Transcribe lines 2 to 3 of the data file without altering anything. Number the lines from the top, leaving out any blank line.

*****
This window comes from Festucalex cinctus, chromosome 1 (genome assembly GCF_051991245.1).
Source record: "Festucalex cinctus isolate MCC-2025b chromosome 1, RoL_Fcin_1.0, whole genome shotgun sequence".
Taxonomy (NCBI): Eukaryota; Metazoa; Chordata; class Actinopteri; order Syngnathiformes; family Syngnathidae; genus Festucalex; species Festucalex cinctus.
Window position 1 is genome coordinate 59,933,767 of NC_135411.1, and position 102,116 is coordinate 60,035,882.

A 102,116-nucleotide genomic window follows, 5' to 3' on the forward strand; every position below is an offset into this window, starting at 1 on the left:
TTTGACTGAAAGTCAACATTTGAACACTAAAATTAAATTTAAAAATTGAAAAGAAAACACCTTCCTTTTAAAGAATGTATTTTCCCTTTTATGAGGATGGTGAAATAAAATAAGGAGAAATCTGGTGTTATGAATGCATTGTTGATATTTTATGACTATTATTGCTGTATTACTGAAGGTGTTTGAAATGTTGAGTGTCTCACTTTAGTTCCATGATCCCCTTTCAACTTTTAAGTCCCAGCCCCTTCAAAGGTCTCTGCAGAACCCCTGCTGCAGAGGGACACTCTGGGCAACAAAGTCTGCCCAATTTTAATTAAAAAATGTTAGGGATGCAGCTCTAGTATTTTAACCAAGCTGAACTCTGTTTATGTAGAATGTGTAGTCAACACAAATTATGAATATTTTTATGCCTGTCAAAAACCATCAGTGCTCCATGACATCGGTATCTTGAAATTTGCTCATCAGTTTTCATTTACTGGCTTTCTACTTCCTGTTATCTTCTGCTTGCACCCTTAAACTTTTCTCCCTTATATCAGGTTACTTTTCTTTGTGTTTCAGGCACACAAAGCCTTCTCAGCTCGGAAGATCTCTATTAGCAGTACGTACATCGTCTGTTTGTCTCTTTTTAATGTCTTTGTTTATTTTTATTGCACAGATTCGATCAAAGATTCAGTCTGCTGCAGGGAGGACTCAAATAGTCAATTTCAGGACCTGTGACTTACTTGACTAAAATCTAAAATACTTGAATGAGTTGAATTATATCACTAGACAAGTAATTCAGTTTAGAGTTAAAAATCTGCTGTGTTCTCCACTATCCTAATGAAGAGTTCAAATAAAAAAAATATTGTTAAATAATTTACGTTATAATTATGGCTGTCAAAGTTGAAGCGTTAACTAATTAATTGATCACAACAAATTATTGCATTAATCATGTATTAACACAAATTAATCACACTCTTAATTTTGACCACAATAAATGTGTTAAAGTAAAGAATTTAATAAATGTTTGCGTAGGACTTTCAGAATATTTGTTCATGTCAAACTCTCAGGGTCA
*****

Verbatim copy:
Source record: "Festucalex cinctus isolate MCC-2025b chromosome 1, RoL_Fcin_1.0, whole genome shotgun sequence".
Taxonomy (NCBI): Eukaryota; Metazoa; Chordata; class Actinopteri; order Syngnathiformes; family Syngnathidae; genus Festucalex; species Festucalex cinctus.